Michigan Association of Small Business Association (SBAM) Foundation just released 19th Annual Entrepreneurship Scorecard Shows Michigan’s Entrepreneurial Economy Continues Steady Growth, Even Above U.S. Average there is
The scorecard measures Michigan’s performance in entrepreneurship-focused economic indicators relative to other states, predicts trends, and identifies signs of future instability.
Over the past two decades, Michigan has experienced prolonged decline, stagnation, recovery, and growth. Despite the inherent risks associated with starting a small business, the index shows that the number of new start-ups is at a record high.
“The pandemic seems to have triggered a massive increase in entrepreneurship,” says SBAM President and CEO Brian Carey. “Michigans appear to be more entrepreneurial than ever, even as inflationary costs and labor shortages challenge them and a potential economic slowdown is on the horizon. .”
Beginning in the summer of 2020 and through 2022, Michigan has seen record business starts, including businesses with employees and businesses operating as independent contractors and sole proprietorships. Moreover, his 5-year survival rate for small businesses shows a marked improvement.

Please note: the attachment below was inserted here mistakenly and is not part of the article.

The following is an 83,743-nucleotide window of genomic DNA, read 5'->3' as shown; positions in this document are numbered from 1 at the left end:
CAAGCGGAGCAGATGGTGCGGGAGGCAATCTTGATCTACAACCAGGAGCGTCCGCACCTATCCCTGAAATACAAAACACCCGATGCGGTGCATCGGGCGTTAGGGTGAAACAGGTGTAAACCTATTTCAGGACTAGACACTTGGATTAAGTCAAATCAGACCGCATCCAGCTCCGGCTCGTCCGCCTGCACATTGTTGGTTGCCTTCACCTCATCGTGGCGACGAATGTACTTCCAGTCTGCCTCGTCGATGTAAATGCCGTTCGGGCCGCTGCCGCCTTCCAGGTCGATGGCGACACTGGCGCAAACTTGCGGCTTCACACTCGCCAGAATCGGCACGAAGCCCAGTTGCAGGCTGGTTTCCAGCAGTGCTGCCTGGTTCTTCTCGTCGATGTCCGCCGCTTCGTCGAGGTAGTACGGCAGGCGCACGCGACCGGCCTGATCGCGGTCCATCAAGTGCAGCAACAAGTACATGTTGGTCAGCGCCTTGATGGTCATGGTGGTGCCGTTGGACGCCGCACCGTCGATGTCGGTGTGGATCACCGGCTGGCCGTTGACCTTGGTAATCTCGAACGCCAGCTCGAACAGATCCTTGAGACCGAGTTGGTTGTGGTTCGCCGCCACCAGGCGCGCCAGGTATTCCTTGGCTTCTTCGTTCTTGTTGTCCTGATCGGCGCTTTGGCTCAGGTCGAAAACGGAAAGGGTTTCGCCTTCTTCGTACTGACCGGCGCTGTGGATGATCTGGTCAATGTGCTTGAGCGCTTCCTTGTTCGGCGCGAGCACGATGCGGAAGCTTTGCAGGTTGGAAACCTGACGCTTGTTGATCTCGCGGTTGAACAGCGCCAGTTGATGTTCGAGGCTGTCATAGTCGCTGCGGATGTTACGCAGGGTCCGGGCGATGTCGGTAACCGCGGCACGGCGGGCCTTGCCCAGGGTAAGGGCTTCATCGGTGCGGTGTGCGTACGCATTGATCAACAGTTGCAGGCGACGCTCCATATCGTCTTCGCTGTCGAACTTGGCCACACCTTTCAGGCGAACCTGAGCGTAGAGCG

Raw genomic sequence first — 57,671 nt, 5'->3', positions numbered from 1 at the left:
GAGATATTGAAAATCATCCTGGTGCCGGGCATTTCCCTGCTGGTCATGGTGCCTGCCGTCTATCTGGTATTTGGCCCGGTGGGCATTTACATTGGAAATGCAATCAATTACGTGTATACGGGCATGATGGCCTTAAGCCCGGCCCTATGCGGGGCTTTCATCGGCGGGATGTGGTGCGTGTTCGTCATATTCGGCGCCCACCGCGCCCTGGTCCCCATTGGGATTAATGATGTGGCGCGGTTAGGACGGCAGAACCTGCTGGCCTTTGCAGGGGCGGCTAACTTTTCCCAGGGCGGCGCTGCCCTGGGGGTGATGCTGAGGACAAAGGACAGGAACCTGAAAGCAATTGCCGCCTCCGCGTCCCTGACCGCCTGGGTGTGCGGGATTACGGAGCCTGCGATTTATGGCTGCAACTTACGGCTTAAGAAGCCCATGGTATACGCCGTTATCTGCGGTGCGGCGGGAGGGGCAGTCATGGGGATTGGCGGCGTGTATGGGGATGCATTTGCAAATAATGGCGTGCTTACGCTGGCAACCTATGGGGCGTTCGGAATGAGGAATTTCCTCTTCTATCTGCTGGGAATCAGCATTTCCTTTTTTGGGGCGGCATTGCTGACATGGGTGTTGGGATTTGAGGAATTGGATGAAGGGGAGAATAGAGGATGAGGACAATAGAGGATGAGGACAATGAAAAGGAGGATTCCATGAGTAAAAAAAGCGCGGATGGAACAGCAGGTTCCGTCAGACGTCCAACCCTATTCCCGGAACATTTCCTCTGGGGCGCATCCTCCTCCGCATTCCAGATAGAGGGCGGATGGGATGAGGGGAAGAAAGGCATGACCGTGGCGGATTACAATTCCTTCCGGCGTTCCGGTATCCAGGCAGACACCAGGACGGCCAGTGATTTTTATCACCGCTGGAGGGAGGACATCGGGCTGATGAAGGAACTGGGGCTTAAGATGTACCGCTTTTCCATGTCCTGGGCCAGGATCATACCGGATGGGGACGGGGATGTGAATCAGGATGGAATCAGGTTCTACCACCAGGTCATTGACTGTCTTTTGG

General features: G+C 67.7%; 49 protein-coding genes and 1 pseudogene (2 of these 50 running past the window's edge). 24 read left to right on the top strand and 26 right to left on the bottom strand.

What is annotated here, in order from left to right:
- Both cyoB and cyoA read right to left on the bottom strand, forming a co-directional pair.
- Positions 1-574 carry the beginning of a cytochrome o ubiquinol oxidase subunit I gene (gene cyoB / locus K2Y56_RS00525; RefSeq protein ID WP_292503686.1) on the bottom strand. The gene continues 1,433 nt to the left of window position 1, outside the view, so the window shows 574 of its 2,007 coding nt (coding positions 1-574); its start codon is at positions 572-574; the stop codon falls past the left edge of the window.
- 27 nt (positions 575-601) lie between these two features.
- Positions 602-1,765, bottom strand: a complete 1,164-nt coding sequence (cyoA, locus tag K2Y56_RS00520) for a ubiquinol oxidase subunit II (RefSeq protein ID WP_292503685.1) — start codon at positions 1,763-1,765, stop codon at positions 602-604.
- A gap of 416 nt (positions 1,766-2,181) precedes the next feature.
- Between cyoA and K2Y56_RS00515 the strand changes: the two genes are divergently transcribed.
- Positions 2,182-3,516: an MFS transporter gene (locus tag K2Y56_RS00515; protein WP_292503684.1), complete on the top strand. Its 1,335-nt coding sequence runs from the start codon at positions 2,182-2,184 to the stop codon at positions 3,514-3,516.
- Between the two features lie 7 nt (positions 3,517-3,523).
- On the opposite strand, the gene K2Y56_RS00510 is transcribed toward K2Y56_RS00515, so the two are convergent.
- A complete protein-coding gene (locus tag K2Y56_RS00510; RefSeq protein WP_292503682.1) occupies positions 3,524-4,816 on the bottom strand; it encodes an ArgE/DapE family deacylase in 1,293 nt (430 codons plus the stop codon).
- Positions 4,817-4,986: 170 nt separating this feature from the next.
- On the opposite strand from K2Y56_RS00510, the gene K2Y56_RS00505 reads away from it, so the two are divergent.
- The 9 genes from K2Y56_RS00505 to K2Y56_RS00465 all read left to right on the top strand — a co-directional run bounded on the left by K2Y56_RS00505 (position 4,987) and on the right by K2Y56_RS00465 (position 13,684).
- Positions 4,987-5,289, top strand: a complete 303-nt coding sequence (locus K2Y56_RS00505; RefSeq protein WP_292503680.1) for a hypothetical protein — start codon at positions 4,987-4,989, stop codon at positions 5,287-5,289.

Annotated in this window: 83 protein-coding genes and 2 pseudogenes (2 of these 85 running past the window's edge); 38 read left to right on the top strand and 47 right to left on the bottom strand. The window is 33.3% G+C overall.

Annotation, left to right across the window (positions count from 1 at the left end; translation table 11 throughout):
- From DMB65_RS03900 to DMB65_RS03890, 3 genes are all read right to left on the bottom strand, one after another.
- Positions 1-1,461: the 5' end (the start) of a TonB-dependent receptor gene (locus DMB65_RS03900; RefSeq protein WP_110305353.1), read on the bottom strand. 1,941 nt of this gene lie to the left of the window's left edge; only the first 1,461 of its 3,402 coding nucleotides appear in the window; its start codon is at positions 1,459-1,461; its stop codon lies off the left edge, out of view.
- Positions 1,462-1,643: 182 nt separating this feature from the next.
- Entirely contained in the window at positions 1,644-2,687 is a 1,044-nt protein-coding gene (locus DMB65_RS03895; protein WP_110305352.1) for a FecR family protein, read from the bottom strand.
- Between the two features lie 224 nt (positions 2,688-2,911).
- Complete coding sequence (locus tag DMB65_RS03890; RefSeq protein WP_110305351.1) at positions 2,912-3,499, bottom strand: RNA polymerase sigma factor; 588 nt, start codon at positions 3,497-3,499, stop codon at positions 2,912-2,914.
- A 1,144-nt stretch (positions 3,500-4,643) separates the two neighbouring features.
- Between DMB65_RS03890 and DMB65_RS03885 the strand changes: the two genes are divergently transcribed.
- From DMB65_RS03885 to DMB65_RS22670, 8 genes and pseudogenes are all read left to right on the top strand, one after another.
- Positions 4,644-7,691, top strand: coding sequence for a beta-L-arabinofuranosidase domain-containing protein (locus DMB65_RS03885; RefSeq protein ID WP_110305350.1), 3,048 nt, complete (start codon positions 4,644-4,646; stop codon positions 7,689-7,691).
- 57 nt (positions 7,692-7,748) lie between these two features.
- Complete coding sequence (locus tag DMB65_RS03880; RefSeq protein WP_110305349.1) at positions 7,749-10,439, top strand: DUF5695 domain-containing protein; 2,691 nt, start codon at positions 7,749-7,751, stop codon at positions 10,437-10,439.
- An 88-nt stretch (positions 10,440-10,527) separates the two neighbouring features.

“The widely accepted rule of thumb is that more than half of start-up small businesses go bankrupt within five years,” Carey says. “However, since 2020, Michigan has seen a marked improvement in its five-year survival rate. The increase in new business starts and the number of companies that have survived beyond five years is a powerful combination for growth. ”
Positive economic indicators for Michigan small business identified in this year’s scorecard include:
- Small business revenues have increased 24.2% since 2020, triple the 8% increase in the US.
- Michigan now has 8.5% more small business openings than it did in early 2020. This compares favorably with the national average of his 3.1% increase.
- Michigan ranks 4th in the nation for four-year and technical qualifications, i.e., the percentage of bachelor’s degrees/certificates earned in technical-related fields. This talent pool is critical to Michigan’s future tech and non-tech growth.
The scorecard also identified pressing issues facing SMEs and entrepreneurs, such as a lagging workforce. Michigan’s working population is down 721,000 compared to January 2000. The labor force participation rate peaked at 68.8 percent around the beginning of this century. Michigan is currently struggling to stay above 60 percent.
And during that time, Michigan saw the steepest drop in labor force participation among young workers. By the end of 2022, Michigan’s workforce had shrunk by 97,200 since the outbreak of COVID-19. Although Michigan’s net internal immigration has improved over the past decade, it remains negative, suggesting that the supply of out-of-state workers is not promising.
In addition, the scorecard shows that inflation remains looming, with 40.6 percent of small businesses in the United States and 41.9 percent of small businesses in Michigan experiencing what could be described as a large/severe price increase in 2022. indicates that
View the full scorecard here.